Israeli military officials said Israel has no intention of letting itself be drawn into the fighting.

However, Israel closed Karni, the only route for cargo into Gaza. The closure means Gaza will soon run out of fuel for its power plant and electricity to most of the strip could be shut down by Wednesday morning, said Abdel Karim Abdeen, head of the Palestinian Energy Authority.

The current round of fighting had many of the elements of previous Hamas-Fatah clashes: combatants kidnapped scores of rivals, set up roadblocks to search cars, took over rooftops of high-rises and often fired randomly in crowded residential areas.

Around Abbas' seaside compound in Gaza City, security forces loyal to the president searched cars, asking drivers to open trunks and inspecting ID cards of motorists. They gave those with beards — a possible sign of Hamas support — an extra close look.

However, both sides have also become more ruthless this time, with Fatah accused of an execution-style killing of two Hamas supporters Sunday and Hamas ambushing the Fatah jeep Tuesday. This might make it increasingly difficult to negotiate a cease-fire and revive the coalition.

At the core of the fighting is the unresolved power struggle between Hamas, which won parliament elections last year, and Abbas' Fatah, which dominated Palestinian politics for four decades. After a year in power and squeezed by an international aid boycott, Hamas realized it cannot govern alone and brought Fatah into the government. But the two sides never worked out all their differences, particularly control over security.

While the power-sharing deal largely halted factional fighting for three months, both sides continued to smuggle weapons through tunnels under the Egypt-Gaza border, preparing for the next round.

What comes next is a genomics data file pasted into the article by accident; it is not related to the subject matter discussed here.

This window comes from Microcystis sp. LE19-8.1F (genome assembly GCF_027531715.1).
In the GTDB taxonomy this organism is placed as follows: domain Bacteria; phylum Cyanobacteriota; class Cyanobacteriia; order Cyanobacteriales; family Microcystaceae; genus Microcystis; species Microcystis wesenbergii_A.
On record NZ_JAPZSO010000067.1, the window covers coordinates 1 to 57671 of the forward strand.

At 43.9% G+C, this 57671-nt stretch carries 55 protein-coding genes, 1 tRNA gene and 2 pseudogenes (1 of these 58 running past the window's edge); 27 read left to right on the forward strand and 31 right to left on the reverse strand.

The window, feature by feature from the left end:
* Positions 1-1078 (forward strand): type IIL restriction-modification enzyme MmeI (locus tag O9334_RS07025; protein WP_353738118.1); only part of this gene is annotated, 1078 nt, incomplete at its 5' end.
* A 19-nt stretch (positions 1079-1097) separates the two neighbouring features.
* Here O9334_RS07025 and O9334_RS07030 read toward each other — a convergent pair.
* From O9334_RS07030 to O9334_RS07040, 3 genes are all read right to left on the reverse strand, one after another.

The spark for the new round was the deployment of 3,000 Fatah-allied members of the security forces in Gaza City last week, over Hamas' objections. Hamas has also bristled at Abbas' appointment of former Gaza strongman Mohammed Dahlan, a politician hated by many in Hamas, as his national security adviser.

"Palestinian society is now similar to Lebanese society — always in civil war or on the verge of civil war," said analyst Hillel Frisch of Israel's Bar-Ilan University.

"It's going to be cyclical: both sides know the tremendous costs, so they try to contain it, but the problem is simply left unresolved, and is probably unresolvable," he said.

Both sides accused each other of waging a carefully orchestrated campaign to destroy the other.

The National Security, a force loyal to Abbas, said Hamas is leading a military coup against the Palestinian security establishment. A Hamas spokesman, Abdel Latif Kanuah, said Fatah is involved in a U.S.-backed plot to overthrow Hamas, referring to U.S.-backing for Abbas' elite forces, the Presidential Guards.

Despite the unity government's shortcomings — it also failed to end the international embargo that was imposed on Hamas — it's unlikely Abbas will dissolve it and call early elections. Hamas would consider that an attempt to steal its election victory, and likely oppose it violently.

• Visit FOXNews.com's Mideast Center for more in-depth coverage.

Complete coverage is available in FOXNews.com's Mideast Center.